Dear Sales Manager,
First, thank you for the opportunity to work here! I’m excited about this new opportunity for me to contribute to a great company, help customers achieve their goals and earn a significant income!
I know you’re very busy managing customers and the rest of your sales team. I recognize that your priority is meeting the company’s sales expectations for your team and I am only a small piece of that.
However, there are a few things I’d really appreciate, which I believe will help me become far more productive, much faster and ultimately save you and the rest of the team time as well.
A Well Organized Customer List
A list of names and phone numbers is not exactly what I’m asking for here. I’d like to know what our relationship with these customers has been in the past. I don’t really want to read through pages of notes, etc. but, just sort the list based on sales volume in the last year or industry or number of employees or type of product purchased, etc. This will help me have a sense of which customers are really making up most of our business and focus my attention in the right places.
I know that often the other sales reps will be concerned that I might try to “poach” on their accounts, etc. but, if the customer list can include some examples outside of my territory, like our best accounts, that will help me look for similar accounts in my territory. If you can just make it clear to me which accounts are mine and which are not, then I promise not to step on anyone’s toes. I know my best path to success is to learn from other successful salespeople so, it’s in my best interest to be careful and respect their “territory”.
Some Profiles of Big Customers and Little Customers
With any product or service, it’s easy for a new salesperson to get distracted with the wrong kind of opportunities. My friends and family will try to help me out and suggest people or businesses they know of that could use the products we sell. However, this business has unique features and advantages and those fit best with certain types of customers and those specifics might not be obvious to outsiders and probably aren’t obvious to me.
I’d love to have some “demographic” or “firmographic” data on our best customers – income, age, industry, title, application, revenue, location, etc.
What are the common problems those customers have that we address better than any other vendor?
What are the steps in our sales process? Even better, what are the steps most customers go through in their buying process and how does our sales process map to that?
What are the objective, measurable things that customers do as they move toward a purchase?
What are the resources on our website or marketing collateral that they have to or frequently review?
Is it just Appointment for Discovery of Needs, Demonstration/Presentation, Proposal, Close?
Who is involved in the decision for the customer typically? When do each of these people get involved? How long does the overall process typically take?
Is there a contract or service agreement that their legal team will review?
If you can show me examples of all of these things and give me rough estimates of how many of each of these things happen in a given day, week or month if I’m hitting my sales goals, then I’ll be able to set personal goals for new prospects, new appointments, etc. and manage myself to a large degree.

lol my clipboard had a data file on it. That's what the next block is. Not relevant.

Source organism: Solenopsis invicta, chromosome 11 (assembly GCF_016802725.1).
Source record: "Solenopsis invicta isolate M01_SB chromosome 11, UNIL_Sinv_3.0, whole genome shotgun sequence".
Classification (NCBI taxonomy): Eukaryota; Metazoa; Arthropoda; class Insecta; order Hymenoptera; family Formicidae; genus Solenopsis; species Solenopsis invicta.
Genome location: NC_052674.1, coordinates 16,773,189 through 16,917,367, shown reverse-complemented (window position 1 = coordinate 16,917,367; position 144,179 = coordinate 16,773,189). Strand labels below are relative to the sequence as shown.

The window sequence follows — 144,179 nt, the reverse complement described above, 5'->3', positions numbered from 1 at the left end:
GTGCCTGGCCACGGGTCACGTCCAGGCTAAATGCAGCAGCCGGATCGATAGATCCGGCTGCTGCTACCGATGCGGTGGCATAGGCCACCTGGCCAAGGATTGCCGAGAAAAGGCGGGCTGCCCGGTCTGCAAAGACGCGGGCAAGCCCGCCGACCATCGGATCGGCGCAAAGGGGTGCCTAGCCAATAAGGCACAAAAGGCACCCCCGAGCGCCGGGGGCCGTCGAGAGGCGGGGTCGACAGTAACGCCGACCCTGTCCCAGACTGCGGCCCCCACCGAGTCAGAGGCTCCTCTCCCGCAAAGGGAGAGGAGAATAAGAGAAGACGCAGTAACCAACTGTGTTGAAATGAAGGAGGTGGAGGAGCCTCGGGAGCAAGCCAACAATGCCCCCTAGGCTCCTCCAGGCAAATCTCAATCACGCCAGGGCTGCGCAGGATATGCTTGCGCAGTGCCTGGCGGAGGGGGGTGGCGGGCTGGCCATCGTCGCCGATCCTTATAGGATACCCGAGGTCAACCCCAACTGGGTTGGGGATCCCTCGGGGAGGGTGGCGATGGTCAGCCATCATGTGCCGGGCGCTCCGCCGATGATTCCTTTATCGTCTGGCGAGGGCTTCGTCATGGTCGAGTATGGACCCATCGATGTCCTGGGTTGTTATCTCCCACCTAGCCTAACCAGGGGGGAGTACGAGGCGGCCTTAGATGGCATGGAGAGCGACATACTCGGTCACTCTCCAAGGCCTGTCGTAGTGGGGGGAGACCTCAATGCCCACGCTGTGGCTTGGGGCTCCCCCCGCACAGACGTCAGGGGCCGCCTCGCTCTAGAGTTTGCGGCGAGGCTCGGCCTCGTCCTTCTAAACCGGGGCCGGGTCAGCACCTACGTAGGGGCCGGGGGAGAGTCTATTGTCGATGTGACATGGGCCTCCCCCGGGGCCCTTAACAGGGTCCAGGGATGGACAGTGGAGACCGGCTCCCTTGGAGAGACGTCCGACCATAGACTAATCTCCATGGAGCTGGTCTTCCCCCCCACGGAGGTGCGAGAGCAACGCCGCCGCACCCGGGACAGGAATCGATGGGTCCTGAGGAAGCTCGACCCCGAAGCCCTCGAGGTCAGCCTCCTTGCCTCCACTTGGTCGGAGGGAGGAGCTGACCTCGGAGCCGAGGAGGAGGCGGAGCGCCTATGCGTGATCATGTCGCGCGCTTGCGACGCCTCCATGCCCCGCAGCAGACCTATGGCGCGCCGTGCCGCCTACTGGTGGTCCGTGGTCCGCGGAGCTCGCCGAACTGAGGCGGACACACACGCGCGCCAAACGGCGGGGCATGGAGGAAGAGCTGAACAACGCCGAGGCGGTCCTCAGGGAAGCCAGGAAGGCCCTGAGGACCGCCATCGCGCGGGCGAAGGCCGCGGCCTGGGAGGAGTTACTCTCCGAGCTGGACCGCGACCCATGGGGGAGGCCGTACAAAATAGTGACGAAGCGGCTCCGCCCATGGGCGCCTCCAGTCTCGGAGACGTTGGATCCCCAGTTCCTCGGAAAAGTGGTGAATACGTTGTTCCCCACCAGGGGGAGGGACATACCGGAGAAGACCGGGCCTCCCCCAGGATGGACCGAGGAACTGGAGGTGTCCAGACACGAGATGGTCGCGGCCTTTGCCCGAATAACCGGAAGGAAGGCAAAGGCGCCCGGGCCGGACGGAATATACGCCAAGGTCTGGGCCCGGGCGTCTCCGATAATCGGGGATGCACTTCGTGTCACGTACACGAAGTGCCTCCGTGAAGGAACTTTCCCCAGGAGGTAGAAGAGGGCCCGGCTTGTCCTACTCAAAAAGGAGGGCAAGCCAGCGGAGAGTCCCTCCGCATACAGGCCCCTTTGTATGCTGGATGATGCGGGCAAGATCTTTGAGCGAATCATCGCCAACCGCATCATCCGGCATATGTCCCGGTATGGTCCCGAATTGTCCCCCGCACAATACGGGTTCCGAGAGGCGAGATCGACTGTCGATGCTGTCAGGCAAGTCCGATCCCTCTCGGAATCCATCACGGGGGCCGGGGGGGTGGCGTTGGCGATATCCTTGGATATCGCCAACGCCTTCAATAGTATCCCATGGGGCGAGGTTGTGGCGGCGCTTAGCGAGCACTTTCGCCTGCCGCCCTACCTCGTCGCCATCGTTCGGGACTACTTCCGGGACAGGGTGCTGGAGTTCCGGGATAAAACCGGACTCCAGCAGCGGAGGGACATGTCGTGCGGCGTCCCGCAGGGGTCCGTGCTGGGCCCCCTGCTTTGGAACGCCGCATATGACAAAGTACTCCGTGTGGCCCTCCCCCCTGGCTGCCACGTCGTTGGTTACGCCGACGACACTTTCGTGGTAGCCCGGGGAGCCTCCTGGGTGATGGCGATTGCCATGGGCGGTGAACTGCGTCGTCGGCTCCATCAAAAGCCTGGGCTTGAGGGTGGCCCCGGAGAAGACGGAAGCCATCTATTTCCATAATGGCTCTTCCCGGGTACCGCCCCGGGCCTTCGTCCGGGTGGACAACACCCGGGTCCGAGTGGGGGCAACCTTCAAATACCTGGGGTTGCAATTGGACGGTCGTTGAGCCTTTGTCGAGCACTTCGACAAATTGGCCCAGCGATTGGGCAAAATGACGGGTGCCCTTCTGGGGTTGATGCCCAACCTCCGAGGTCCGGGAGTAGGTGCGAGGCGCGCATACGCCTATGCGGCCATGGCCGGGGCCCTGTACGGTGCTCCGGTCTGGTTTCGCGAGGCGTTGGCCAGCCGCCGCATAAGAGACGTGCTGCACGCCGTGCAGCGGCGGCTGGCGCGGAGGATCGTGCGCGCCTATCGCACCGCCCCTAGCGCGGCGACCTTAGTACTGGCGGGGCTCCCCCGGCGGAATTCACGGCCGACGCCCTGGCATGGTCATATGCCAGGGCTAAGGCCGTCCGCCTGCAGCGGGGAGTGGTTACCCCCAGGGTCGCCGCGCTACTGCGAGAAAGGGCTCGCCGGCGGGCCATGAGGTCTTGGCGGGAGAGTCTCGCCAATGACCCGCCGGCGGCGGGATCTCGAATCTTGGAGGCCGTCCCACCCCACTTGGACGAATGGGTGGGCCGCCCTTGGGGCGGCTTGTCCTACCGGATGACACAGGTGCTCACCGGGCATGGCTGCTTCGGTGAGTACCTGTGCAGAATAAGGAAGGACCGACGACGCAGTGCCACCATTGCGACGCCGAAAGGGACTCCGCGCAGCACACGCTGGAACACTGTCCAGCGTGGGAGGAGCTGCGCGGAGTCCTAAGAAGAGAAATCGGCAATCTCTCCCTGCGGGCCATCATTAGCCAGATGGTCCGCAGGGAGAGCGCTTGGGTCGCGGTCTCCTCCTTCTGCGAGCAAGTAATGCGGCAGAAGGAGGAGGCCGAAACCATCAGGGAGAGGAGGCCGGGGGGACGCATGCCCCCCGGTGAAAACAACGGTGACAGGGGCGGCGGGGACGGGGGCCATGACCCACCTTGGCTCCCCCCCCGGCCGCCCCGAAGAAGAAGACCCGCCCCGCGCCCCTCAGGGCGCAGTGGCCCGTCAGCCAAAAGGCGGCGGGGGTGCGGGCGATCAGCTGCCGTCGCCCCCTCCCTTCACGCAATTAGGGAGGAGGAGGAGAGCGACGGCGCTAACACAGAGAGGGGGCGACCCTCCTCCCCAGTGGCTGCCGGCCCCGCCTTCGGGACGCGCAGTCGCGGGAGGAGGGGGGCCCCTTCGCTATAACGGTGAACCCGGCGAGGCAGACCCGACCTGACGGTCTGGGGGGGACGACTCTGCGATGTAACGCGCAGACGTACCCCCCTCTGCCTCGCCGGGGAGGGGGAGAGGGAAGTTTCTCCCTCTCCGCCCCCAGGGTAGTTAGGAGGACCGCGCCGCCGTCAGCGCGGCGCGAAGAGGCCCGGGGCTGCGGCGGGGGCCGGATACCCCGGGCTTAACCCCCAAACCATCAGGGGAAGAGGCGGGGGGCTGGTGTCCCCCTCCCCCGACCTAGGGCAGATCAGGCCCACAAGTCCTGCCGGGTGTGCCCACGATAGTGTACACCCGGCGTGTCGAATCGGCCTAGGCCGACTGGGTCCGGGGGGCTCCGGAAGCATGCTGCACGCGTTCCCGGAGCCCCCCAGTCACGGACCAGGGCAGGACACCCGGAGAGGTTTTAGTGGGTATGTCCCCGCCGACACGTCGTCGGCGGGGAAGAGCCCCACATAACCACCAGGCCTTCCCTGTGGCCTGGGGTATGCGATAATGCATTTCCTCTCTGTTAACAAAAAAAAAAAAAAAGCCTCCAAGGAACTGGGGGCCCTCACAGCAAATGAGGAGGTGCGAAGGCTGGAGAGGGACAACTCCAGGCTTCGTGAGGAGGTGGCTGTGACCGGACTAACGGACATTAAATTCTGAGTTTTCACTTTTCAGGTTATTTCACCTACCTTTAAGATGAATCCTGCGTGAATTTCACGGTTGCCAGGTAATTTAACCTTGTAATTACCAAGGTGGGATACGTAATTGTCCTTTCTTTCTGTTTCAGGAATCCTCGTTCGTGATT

I know this isn’t necessarily a telemarketing position where I’m supposed to say the exact same thing to every customer but, having a script sure would help me get started! I’m probably not going to memorize it and repeat it over and over again but, I’d like to know what has been found to work well in the past and start there and make it my own.
Even though making cold calls may not be our main source of new opportunities, I’m a salesperson and I need to fill up my pipeline. If you’ll help me know what to say to get a conversation started with a prospect, I’d love to make a few cold calls just to get a feel for our market and our customers. This will increase my confidence level tremendously!
A List of Questions
What should I be asking customers? Obviously, I want to ask about the data points that identify big clients vs. little clients, etc. but, what are the questions that will get the customer talking about their challenges? How can I see the world through their eyes? How can I understand how our products and services are impacting their bottom line as a business?
An Example Proposal
For a new salesperson, you might feel we don’t need to focus on this until we have a hot prospect identified but, seeing what the proposal is going to look like and include will help me know when I’m talking to customers that will appreciate it.
Let me look through some big ones and show me why we won them or lost them. What did the customer like or dislike?
Follow Up Emails
When I have conversations with prospects and customers, there will be things we want them to review and next steps we want to steer them toward. I’m going to write emails to summarize these things for customers after our conversations. The rest of the team has probably done this thousands of times. It would certainly help me get better results sooner if I could start with some examples of those!
Also, if I’m having trouble getting people on the phone or getting an appointment, any suggestions for how to “light a fire” under them or get their attention would be great. Examples of emails that help get appointments set would be very helpful.
Thanks again for this opportunity! I look forward to being a growing part of our company’s success!
Sally the Salesrep